• Japan's top three sources of entertainment were Hello Kitty, the Power Rangers and Martinez's belly.
  • The world's supply of barbecue sauce dropped exponentially for every pound Edgar put on.
  • People on the East Coast of the U.S. realized for the first time that Seattle had a baseball team.



Walter Johnson, 1983 Donruss Hall of Fame Heroes

Name: Walter Johnson
Team: Washington Senators
Position: Ace
Key 1918 stat: 158 complete games
Key 1982 stat: Dead
10 things you might not know about Walter Johnson:
10) He chewed an entire can of chewing tobacco at once, at all times.
9) Because he pitched from 1907 to 1927, it makes sense to make him look 147 on this card.
8) His hat had no brim; his head, no hair.
7) He played baseball in a bountiful land of no buildings.
6) He nicknamed his bulge the Roaring 20, then changed it to Walter Johnson Jr.
5) He had as many chins as years played.
4) Part man, part horse, all mean.
3) Career numbers: 5,712 complete games, 1.4 million innings pitched, dead at 39.
2) He wore your mother's bed sheets as his uniform.
1) His fastball caused the Great Depression.



Rickey Jackson, 1994 Topps Stadium Club Members Only (Football Friday No. 67)

Name: Rickey Jackson
Team: Team Gatorade
Position: Linebacker
Value of card: 4 ounces of warm Gatorade
Key 1994 stat: Huh-huh, Football Friday No. 69
Script from Gatorade TV commercial, circa 1994: "What's up, mother(expletives)! This is Rickey Jackson. (Zoom to close-up of Jackson's anger-filled face, spit flying out of his mouth.) Who am I? Don't ask (expletive) questions! All you need to know is one thing: Drink (expletive) Gatorade. That's right. Drink (expletive) Gatorade. It tastes good. It's wet. It's full of mother(expletive) electrolytes! It's (expletive) delicious. That's right, delicious. Look at my awesome mother(expletive) hat. I'd bathe my mother in this mother(expletive) beverage. I'd drink it all (expletive) day if I could. You saying I won't? Watch me, mother(expletives)! (Cut to shot of Jackson pouring Gatorade all over his face, then cut to another close-up of his anger-filled face.) Gatorade, it's better than me kicking your mother(expletive) (expletive)!"



Mike Schmidt, 1986 Fleer Baseball's Best

Name: Mike Schmidt
Team: Philadelphia Phillies
Position: Third base
Value of card: The "best" price for collectors: Nothing
Key 1985 stat: Apparently, a slightly-above-average .266 batting average
Best of the rest: Slugger. Gold Glove third baseman. Perennial All-Star. Hall of Famer. Mike Schmidt was a legend on the field, but it was still a bit puzzling when Fleer selected him to be part of the Baseball's Best subset in 1986. Schmidt was getting up there in years, and wasn't hitting as many home runs as he once did. His batting average? As the card says, .266. Nothing "best" about that. Best stirrups? Maybe, but other players looked good in them, too. Mustache? Probably not. So what was it? Take another look at the card. Yup, it's obvious now, isn't it? Mike Schmidt: Baseball's Best Butt for a 37-year-old in a Baby-Blue Body Suit. Good call, Fleer.



Turk Wendell, 1994 Upper Deck

Name: Turk Wendell
Team: Chicago Cubs
Value of card: Not as high as Wendell
Key 1993 stat: 36-inch vertical leap
Top 10 descriptions of how high Turk Wendell is:
10) Remember the last time you 'shroomed? He's higher than that.
9) He's approximately 14 times as high as his mullet is long.
8) High enough to brush his teeth between innings.
7) He had enough time in the air to come up with the name "Turk."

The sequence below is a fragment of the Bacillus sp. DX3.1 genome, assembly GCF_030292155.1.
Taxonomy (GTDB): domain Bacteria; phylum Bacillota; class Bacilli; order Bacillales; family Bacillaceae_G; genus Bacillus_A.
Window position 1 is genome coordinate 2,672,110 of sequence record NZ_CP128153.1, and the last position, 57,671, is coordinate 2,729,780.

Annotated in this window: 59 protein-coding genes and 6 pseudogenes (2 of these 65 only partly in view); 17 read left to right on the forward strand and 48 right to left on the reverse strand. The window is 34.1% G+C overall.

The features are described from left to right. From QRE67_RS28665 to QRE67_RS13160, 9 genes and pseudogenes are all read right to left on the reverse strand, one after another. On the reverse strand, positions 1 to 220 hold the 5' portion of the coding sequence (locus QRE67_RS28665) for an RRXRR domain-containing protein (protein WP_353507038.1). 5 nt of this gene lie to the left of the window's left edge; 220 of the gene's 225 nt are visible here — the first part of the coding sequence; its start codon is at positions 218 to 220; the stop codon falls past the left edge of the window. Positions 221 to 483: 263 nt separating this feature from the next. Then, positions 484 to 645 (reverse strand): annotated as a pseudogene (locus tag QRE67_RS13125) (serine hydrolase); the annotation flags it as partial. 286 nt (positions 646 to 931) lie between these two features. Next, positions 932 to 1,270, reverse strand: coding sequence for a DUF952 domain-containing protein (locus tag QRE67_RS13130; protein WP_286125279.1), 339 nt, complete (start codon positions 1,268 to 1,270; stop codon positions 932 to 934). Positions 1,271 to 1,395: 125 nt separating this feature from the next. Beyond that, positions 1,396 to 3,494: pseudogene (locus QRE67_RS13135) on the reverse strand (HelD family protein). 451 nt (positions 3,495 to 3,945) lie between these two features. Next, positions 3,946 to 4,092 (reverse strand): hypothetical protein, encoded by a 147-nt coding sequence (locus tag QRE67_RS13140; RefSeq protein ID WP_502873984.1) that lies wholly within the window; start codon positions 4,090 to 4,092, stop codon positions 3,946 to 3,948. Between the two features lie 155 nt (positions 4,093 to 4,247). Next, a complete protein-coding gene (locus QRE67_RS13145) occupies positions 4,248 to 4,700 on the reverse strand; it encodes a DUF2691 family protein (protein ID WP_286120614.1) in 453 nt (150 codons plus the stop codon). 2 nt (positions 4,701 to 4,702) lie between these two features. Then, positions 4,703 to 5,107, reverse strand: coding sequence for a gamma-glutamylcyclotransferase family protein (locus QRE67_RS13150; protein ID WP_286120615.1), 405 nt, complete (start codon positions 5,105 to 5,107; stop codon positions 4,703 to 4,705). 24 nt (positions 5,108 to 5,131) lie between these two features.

6) This high: "Whoa, bro. How'd I get up here?"
5) High enough to think the illustration of the pitcher in the bottom-left corner is a real person.
4) He was literally in the Upper Deck.
3) As high as his invisible surfboard would take him.
2) High enough to believe the baseline is made of anthrax.
1) One answer: Check out those high-tops.



Jim Abbott, 1993 Upper Deck Community Heroes

Name: Jim Abbott
Team: California Angels
Positions: Pitcher, babysitter
Value of card: One worthless autograph
Key 1992 stat: 1,952 children insulted
Top 10 most incredible things about this card:

10) Jim Abbott's utter disdain for all the children around him
9) That red-headed kid's shirt
8) That red-headed kid's haircut
7) That kid in the foreground's haircut
6) The dude in the sunglasses
5) Seriously, who is that guy?
4) The fact that Upper Deck thought Jim Abbott's name was Checklist
3) Jim Abbott's mullet
2) Jim Abbott's mullet
1) Jim Abbott's freaking mullet


Frank Viola, 1991 Score K-Man

Name: Frank Viola
Team: New York Mets
Position: Pitcher
Value of card: 1 K
Key 1990 stat: 3 million blue lasers shot from his backside
Here's a question: What does the K in K-Man stand for?

A) Ketchup
B) Kazoo
C) Keister
D) Kama Sutra
E) Kung fu
F) Kall of the above


Rick Cerone, 1982 Topps

Name: Rick Cerone
Team: New York Yankees
Positions: Catcher, construction worker
Value of card: Two metal shavings in your eye
Key 1981 stat: Half a ton of drywall installed
Cruel and unusual punishment: The New York Yankees were disappointed after losing the 1981 World Series, wanting nothing more than to take the winter off and regroup. Owner George Steinbrenner had other plans. The Boss marched into the locker room after the deciding Game 6 and ordered all players to report the next morning, when they would begin to renovate Yankee Stadium — by themselves. For the next three months, sluggers swung sledge hammers instead of bats, pitchers placed flooring instead of fastballs and speedsters ran cable instead of basepaths. Above we see catcher Rick Cerone preparing to install a drainage pipe in the outfield. By spring training, the players were so bruised and worn they couldn't even practice, and slogged to a sub-.500 record in 1982. Cerone quit the team to begin an apprenticeship as a plumber.